(U.S. Vice President Kamala Harris. Photo by Megan Varner/Getty Images)

After all that, however, Toomey could end up being proven dead-on right. With the midterms approaching, and Democrats facing the very real possibility of losing one or both chambers on Capitol Hill, there is a certain sense of urgency to their current proposals/

“I think anything that gets 50 Democrat Senate votes and [Vice President] Kamala Harris breaking a tie will pass the House would then get signed by President [Joe] Biden,” he said.

“But, I think that gig is up at the end of this year. I think Republicans are going to take control of the House and the Senate,” Toomey continued. “Then we aren’t going to be having conversations about these crazy new ways to raise taxes on people who already pay a lot of taxes. That’s why our Democratic colleagues feel a lot of pressure to do something quickly. They know the clock’s running.”

Members of the Pennsylvania House applaud newly elected Speaker Bryan Cutler on June 22, 2020. (Capital-Star photo by Stephen Caruso)

Our Stuff.
Between new maps and an engaged, angry electorate, the 253-member Pennsylvania General Assembly could look dramatically different at this time next year. Stephen Caruso takes stock of a rash of legislative retirements and incumbent-on-incumbent primaries that will reshape the House and Senate.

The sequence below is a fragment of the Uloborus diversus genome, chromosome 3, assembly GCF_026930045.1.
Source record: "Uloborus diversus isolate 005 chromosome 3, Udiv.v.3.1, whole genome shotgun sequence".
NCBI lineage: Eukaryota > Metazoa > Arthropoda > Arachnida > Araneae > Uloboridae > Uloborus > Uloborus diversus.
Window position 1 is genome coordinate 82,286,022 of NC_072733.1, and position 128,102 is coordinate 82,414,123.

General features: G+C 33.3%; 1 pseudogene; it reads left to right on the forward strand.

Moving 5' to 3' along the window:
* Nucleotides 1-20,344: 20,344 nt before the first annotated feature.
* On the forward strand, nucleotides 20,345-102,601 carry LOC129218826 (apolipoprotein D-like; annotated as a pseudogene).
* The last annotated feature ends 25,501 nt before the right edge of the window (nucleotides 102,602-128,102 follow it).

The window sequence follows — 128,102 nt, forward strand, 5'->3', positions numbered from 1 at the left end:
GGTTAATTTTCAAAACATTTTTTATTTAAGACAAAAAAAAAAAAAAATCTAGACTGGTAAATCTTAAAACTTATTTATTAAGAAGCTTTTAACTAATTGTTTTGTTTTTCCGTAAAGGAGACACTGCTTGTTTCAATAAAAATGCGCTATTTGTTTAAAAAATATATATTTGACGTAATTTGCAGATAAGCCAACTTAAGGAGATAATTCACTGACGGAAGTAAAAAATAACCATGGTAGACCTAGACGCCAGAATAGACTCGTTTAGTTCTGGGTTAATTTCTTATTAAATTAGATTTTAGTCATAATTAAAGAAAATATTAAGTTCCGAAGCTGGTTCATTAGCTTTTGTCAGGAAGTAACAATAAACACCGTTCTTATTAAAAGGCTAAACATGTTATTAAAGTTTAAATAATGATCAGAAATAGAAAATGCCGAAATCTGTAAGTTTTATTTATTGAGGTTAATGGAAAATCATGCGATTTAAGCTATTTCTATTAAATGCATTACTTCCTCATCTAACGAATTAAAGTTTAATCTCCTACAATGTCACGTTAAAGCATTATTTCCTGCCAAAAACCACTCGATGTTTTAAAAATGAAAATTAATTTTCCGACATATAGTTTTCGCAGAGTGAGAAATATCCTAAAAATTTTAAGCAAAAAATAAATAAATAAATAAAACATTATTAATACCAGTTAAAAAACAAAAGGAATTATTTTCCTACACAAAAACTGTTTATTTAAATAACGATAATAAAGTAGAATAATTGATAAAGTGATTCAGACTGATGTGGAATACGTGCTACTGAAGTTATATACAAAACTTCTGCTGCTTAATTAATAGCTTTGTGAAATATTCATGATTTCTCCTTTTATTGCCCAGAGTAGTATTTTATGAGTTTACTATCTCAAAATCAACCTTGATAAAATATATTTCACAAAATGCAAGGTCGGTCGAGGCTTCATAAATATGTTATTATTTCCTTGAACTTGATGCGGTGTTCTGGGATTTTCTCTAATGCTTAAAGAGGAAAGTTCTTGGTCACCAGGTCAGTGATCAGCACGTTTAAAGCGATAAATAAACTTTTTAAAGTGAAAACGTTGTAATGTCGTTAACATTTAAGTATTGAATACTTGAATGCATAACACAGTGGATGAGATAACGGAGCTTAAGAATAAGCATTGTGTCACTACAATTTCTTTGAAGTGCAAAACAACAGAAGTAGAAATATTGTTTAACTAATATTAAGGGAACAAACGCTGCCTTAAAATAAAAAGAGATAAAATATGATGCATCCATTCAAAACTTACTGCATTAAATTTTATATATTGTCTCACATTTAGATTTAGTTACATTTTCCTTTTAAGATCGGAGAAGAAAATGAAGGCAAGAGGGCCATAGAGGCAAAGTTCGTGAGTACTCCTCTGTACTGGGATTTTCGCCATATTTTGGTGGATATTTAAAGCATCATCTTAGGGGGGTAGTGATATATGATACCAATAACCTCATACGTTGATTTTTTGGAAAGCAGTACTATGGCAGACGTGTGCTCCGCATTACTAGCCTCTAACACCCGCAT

The House Education Committee voted Tuesday to move a bill that would exclude transgender athletes from competing on women’s sports team in the commonwealth, Cassie Miller reports.

Hours after that vote, LGBTQ advocates and allies held an emotional rally in the Capitol rotunda, where they urged the bill’s defeat, I report.

The top official at the Pennsylvania Department of Environmental Protection and a senior state lawmaker are urging Pennsylvanians to lend their voices to planned revisions to a key state policy intended to give more residents a voice in important regulatory decisions, I also report.